Stories about honour Killings

Sleeping with the enemy

Today, on June 10, 2014, Pakistan has officially become the biggest joke in the world. This is the second attack to have taken place, one at and one near the largest airports in the country. It came after an emotional morning in which the world was informed that bodies of seven people, remnants of the first attack, who were stuck inside the cold storage area, were retrieved. This, of course, only happened when the media boxed the eardrums of every politician it could reach. Before that… well before that we were asleep. We did wake up though. For a few ...

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The hunt for honour

The sun was up and the air was taking a morning nap. The streets ran the regular barking commotion, And cockcrow shrieks were deafening the pedestrians walking by. The birds crowded the sky as if signalling a warning coming by. The surrounding racket favoured their hunt so much, That some even supposed the gods were on their side that day.   Soon, they spotted their prey, Unescorted, alone, trying her best not to be noticed and mind her way. If only I had an invisibility veil, she thought to herself. Praying under her breath on every step to reach home in one piece.   But they were too many, armed with anything strong and blunt They ...

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What is the point of International Women’s Day anyway?

In the land of technicolour, is there space for grey areas? Welcome to Pakistan. We are rapidly moving towards a positive change, for example, everyone now knows what Aldo sells – everyone who is anyone, that is. Another, more poignant example is how we are all set to celebrate International Women’s Day in the Islamic Republic of Pakistan for all the right reasons. Or at least that’s what we have been told – be happy on March 8 and go give the next woman you find a pat on the back. She may turn around and slap you but that’s okay. It ...

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Bloodstained honour is not honourable at all

More often than not, I come across distressing stories about women  who are beaten, tortured, maimed, and in some of the worst cases, killed by male (and sometimes even female) members of their families. It never fails to surprise me when I learn that many of these cases are on account of an honour that was supposedly ‘stained’. This ‘staining’ hence serves as an excuse for people to resort to violence – violence against women, in particular – which has always been a global pandemic. One of the most recent of such horrid stories, or so-called ‘honour-killings’, occurred in Darra Adam ...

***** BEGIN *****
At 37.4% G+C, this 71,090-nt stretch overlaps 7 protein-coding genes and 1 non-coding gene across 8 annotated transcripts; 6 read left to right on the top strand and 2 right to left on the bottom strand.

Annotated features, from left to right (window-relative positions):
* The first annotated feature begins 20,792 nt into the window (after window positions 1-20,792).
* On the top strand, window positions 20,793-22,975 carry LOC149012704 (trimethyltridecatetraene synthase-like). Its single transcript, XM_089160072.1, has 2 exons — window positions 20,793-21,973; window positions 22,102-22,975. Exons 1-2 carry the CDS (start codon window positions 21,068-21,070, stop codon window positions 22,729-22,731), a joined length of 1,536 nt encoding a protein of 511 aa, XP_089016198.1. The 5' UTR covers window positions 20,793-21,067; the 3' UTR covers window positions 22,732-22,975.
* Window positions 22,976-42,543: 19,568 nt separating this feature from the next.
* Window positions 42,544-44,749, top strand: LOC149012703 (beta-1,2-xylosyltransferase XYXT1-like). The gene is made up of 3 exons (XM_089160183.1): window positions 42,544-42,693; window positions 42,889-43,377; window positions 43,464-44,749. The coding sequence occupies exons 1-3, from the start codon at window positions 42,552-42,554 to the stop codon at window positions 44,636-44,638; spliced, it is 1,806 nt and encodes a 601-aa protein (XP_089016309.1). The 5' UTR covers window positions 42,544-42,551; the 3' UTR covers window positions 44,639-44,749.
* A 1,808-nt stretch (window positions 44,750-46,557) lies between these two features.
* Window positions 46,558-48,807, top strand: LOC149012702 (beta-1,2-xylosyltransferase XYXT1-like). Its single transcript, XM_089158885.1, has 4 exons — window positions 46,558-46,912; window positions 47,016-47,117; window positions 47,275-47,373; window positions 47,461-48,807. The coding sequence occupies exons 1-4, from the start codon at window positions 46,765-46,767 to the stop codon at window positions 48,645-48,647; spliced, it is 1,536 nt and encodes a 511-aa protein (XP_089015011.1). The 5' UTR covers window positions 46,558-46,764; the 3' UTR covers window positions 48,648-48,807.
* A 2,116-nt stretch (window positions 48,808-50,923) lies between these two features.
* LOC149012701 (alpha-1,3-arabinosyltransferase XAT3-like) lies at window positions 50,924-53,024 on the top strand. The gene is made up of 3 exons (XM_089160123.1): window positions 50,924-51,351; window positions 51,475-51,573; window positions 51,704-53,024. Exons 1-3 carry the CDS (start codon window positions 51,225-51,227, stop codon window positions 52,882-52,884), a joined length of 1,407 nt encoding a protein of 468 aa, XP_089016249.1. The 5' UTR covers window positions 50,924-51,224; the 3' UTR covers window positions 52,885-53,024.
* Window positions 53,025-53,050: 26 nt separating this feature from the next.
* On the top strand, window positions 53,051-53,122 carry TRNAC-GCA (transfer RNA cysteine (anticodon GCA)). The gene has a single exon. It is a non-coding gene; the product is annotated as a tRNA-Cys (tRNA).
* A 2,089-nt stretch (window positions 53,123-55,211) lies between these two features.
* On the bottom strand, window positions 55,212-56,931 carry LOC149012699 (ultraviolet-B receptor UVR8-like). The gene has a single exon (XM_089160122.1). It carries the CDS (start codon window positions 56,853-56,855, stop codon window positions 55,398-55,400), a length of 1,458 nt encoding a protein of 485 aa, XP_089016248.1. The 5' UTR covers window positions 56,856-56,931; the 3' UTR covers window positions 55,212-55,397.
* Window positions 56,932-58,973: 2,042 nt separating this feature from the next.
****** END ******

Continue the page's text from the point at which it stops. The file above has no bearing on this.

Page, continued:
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Shafilea’s honour killing: Will we ever learn?

Like so many second or third generation British Pakistani girls, Shafilea Ahmed wanted to socialise with her ‘gora’ (white) friends, wear western clothes and have a boyfriend. The reality was very different and sour; daily beatings, turning up to school with cuts and bruises, a life of violence subjected by her parents Iftikhar and Farzana, which eventually led to her death in 2003. The police shied away from the word ‘honour’ this time and instead insisted that Shafilea was just murdered, simply murdered. Despite the cultural sensitivity from the Cheshire police, it is clear that an honour killing ...

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Javed Chaudhry’s misogynistic excuse for violence against women

In a column published on April 1 in the Urdu newspaper Daily Express, Javed Chaudhry  expresses his disapproval for a man who had paid another Rs100,000 to attack his estranged wife by throwing acid on her face.  Even in his attempted condemnation, the language he uses to describe her injuries is detailed, graphic and inappropriate.  “Hadiyan nangi ho gain. Aankh ubal kar bahir aa gai” (Bones were bare. The eye was singed and protruding) But then, these descriptions become downright pornographic as his ultimate thesis becomes apparent; perhaps, women incite violence because of their own insubordination, give or take a few innocent victims.  The narrative focuses ...

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